Coroner calls for action over restricted items on mental health wards following tragic death

Joshua Sahota, from Newmarket

Joshua Sahota, from Newmarket - Credit: SUPPLIED BY FAMILY

An inquest into the tragic death of Newmarket man Joshua Sahota, aged 25, has exposed the risk of restricted items on mental health wards.

A jury at Suffolk Coroner’s Court in Ipswich has concluded he died of asphyxia, with a plastic bag over his head, while under in-patient care at a specialist mental health unit in West Suffolk.

The jury were unable to determine his state of mind at the time of his death but concluded contributing factors were insufficient staffing, insufficient observations and one-to-ones, inadequate documentation, no psychologist available and an unclear restricted items policy.

The six-day hearing into Mr Sahota's death at Wedgwood House mental health unit in Bury St Edmunds on September 9, 2019, followed a pre-inquest review last March.

Joshua Sahota, from Newmarket, who died at Wedgwood House in Bury St Edmunds 

Joshua Sahota, from Newmarket, who died at Wedgwood House in Bury St Edmunds - Credit: SUPPLIED BY FAMILY

Serious concern over the IT programmer's state of mind had led to his admission to the unit, which is located at the West Suffolk Hospital site but operated separately by Norfolk and Suffolk NHS Foundation Trust (NSFT).

Senior coroner Nigel Parsley raised a ‘Prevention of Future Deaths Report’  with Minister for Mental Health and Patient Safety as well as with NSFT.

It was revealed at the inquest that the NHS trust had no definitive local policy as regards allowing plastic bags and some other items within the mental health ward, with staff members having differing practices.

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The inquest also heard evidence there was an inadequate care plan in place at the unit for Mr Sahota, and the busy ward was short-staffed on the day he died, with three members of staff instead of six.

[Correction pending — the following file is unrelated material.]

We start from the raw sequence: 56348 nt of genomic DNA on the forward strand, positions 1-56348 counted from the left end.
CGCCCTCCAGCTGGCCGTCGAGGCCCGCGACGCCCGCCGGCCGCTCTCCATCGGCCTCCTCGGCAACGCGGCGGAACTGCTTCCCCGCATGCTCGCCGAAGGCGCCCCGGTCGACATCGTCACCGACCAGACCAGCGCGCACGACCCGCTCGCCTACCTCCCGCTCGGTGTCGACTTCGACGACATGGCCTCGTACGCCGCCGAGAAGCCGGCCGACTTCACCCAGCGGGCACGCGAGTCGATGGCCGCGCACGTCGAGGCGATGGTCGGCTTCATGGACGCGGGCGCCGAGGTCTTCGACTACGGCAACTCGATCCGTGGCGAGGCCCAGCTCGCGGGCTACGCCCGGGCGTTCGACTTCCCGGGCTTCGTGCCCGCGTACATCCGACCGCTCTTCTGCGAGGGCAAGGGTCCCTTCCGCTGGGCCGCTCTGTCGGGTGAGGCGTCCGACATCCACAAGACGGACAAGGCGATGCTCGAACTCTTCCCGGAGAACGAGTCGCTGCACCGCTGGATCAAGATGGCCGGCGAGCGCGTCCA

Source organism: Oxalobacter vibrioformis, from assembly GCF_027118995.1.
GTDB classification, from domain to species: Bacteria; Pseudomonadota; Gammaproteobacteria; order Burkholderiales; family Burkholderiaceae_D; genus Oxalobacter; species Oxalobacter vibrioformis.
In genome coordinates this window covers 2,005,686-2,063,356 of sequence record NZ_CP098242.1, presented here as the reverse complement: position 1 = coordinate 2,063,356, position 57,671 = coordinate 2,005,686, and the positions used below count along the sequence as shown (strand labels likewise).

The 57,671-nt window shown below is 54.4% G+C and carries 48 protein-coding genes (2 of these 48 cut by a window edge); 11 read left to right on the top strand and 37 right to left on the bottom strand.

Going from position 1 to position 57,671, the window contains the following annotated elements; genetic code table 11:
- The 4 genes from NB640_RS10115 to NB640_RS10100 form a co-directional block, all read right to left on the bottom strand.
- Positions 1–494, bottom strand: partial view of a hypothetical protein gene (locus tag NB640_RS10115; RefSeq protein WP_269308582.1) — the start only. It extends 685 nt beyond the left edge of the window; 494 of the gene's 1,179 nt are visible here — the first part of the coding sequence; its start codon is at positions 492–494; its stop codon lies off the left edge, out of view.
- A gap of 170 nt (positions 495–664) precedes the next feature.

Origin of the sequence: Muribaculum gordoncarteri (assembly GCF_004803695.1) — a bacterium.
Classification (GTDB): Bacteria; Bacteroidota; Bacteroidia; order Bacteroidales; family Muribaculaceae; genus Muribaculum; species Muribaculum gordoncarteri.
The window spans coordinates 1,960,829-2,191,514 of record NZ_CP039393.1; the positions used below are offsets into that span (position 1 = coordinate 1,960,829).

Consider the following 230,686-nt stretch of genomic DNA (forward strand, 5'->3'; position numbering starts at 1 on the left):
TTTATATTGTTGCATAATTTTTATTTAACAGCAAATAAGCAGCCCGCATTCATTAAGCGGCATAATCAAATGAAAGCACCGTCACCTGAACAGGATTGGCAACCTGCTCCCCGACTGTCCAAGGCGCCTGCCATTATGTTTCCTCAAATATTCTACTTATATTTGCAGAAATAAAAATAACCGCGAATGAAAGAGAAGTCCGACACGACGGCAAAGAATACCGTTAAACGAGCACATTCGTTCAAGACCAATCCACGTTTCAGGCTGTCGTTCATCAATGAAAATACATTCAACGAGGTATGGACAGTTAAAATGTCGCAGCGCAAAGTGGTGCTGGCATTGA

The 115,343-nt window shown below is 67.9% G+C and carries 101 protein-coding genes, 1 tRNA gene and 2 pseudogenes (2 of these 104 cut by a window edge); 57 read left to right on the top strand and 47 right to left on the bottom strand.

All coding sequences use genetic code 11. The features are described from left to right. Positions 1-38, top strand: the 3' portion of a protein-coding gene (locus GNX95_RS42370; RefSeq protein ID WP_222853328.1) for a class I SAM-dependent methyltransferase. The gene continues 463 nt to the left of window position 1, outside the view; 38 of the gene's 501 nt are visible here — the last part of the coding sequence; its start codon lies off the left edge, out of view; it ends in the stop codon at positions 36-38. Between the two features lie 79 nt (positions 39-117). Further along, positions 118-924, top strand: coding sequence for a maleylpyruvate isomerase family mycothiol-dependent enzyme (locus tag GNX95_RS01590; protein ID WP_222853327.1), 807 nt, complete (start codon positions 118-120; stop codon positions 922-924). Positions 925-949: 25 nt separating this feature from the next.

The trust had previously been rated as inadequate and placed in special measures in 2017 following review by the Care Quality Commission (CQC).

Craig Knightley of solicitors Tees Law, acting for the family, said: "Joshua’s dad, Malkeet Sahota,  and the family are incredibly grateful to the jury for their diligent and thoughtful conclusion, having heard detailed evidence over several days from numerous witnesses.

"It is heartening to see that the jury recognised that Joshua was an intelligent, polite and well-loved young man. Their conclusion substantiates the family’s concerns that multiple serious failings by the trust led to Joshua’s tragic death."

If you need help and support, call the First Response helpline 0808 196 3494 or the Samaritans on 116 123.

Trust's response

Stuart Richardson, chief executive at NSFT said: “I am deeply sorry for Joshua’s death and I am keen to support his family in any way I can. 

"I want to assure Joshua’s family that we have improved our internal processes following his tragic death, including making sure there is regular, meaningful, one-to-one time with psychology team members to reduce the chances of this happening to anyone else."

The trust said that a full internal investigation was carried out after Mr Sahota's death.

A new therapeutic observations policy, process and forms was launched in December 2020, following a trust-wide quality improvement project.

Wedgwood House has established a new psychology team which has created capacity for all inpatients to receive regular, meaningful, one-to-one time, and local resuscitation protocols have been updated on all wards.

The trust said: "We will study the conclusion provided at inquest along with the Prevention of Future Deaths report made by the senior coroner to see if there is any further action required, and will update the coroner and family."

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